RIDEYE cameras are cheap and easy to use. They have 24-hours of battery life and record on an infinite loop, meaning that the oldest footage of your ride is constantly being erased to make room for the new. Even on a six-hour ride the memory won’t be used up for that crucial last hour when you come back into town or navigate rush hour on your commute home. You can choose between a 2.5-hour loop or an 8-hour loop. I opted for the slightly cheaper 2.5-hour, though I sort of wish I had gone with the 8-hour so I could recored entire rides. You know, because road training rides are so entertaining to watch.

The quality of the RIDEYE is great: 1080p. You can capture license plates and easily figure out the make and model of a car if it’s a hit and run. Plus, the RIDEYE has an accelerometer built in that senses when you get hit, immediately saving the footage leading up to the collision.

IMG_0422The mounting system is easy and, so far, seems to be bomb-proof. It’s made of heavy rubber and comes with a  replacement strap just in case. The whole camera is on a ratcheting swivel mount that mostly stays put while riding but allows you to easily twist it around to capture different angles. I say “mostly” because after a long day of dirt roads, it does start to tilt downwards just a hair. It’s easy to straighten though: just pull it up.

IMG_0416Yes I know my bike is dirty as hell. Both cameras are still working well despite being ridden in some pretty awful conditions (mud, water, snow, chemical salt bath residue).

IMG_0425You can mount it on either the bars or the stem.

IMG_0418An unfortunate reality of the RIDEYE is that I have to choose between having a fender, the RIDEYE, and a large saddle bag. As technology decreases in size, I’m sure I can have all three at some point, but for now I’ll forgo a dry ass.

The rear mount is made of strong plastic and stays put. The camera, like the front, can easily be taken off with the rubber strap. (Front and rear cameras are the same exact thing).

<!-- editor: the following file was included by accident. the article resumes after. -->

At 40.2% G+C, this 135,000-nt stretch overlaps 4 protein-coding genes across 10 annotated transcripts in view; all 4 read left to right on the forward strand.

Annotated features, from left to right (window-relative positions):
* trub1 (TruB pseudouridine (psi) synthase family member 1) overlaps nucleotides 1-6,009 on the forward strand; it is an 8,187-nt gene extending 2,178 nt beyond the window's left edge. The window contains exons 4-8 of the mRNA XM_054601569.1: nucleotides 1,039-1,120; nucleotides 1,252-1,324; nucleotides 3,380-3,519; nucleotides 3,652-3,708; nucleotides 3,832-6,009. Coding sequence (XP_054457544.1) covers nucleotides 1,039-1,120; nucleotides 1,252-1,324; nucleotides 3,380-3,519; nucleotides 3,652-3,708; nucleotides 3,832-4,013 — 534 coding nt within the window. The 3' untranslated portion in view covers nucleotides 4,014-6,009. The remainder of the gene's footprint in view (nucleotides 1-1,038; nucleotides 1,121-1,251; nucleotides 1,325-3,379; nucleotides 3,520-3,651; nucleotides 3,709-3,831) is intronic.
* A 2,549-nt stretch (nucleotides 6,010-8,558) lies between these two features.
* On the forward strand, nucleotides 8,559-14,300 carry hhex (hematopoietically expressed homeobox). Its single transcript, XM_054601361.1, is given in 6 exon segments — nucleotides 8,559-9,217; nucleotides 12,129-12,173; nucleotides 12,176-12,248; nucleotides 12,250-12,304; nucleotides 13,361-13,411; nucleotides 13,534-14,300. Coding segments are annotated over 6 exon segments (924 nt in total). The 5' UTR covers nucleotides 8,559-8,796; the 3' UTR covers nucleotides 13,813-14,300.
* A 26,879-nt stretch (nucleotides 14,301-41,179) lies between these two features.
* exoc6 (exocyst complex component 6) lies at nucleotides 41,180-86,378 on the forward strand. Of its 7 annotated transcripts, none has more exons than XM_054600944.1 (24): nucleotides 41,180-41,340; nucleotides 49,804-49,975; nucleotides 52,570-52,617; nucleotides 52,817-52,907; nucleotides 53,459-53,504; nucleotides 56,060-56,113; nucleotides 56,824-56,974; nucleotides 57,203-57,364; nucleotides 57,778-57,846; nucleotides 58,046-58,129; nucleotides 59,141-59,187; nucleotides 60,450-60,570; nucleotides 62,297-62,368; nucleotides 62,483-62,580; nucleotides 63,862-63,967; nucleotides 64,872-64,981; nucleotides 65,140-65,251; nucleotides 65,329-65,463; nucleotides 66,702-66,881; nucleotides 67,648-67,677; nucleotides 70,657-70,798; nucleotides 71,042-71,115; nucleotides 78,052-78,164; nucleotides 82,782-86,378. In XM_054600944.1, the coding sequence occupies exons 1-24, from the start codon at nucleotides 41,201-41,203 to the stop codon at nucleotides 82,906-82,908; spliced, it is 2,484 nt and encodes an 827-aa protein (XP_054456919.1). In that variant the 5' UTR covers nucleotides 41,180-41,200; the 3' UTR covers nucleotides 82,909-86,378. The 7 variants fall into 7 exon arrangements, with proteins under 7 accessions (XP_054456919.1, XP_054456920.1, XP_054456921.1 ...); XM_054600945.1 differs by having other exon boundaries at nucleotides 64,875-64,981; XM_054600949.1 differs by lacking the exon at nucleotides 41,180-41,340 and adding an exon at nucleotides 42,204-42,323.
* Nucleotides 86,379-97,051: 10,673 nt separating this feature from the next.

IMG_0419The price I paid for all four RIDEYE cameras: $500. Price for a single GoPro Hero 4 (1080p equivalent): $400. The GoPro, Garmin, and Shimano cameras also don’t have nearly enough battery life or memory for even medium length rides. With the RIDEYE you don’t have to clear the memory or even take it off your bike every day. Just turn it on when you head out the door and turn it off when you get home. The infinite loop makes things super easy. Charge it once a week or once every other week, depending on how much you ride.

*Note: the price went up to $350 for a front/rear combo since I got ours. Get in on that sale before the next price jump.

Here’s a super short video I put together of pieces of my rides the past week in no particular order. Note: when the roads are wet and dirty you have to wipe off the lenses every once in a while with your finger, otherwise you can’t see shit.

Since Youtube doesn’t select the best video quality automatically, to view in HD make sure to click the “settings” button at the bottom right hand corner, click on “quality” and then scroll to the top of the menu for “1080p HD.”


PS I’m not making a dime on any of this and RIDEYE is not a sponsor of mine, just in case you were wondering.

The sad thing is that some cyclists are inattentive drivers when they get behind the wheel as well. Most of us are crappy drivers from time to time. Hopefully we’d at the very least own up to it if we ran someone over. Don’t count on that happening when you get hit though.

Get a camera for your bike. Document the shit that happens to you on a weekly basis. Post it to forums, social media, and submit it to your local online paper. Report collisions and reckless driving to the police every time. No one deserves to be let off the hook after they’ve threatened your life, whether it was on purpose or by accident. It’s only a matter of time before you get hit. Might as well document it.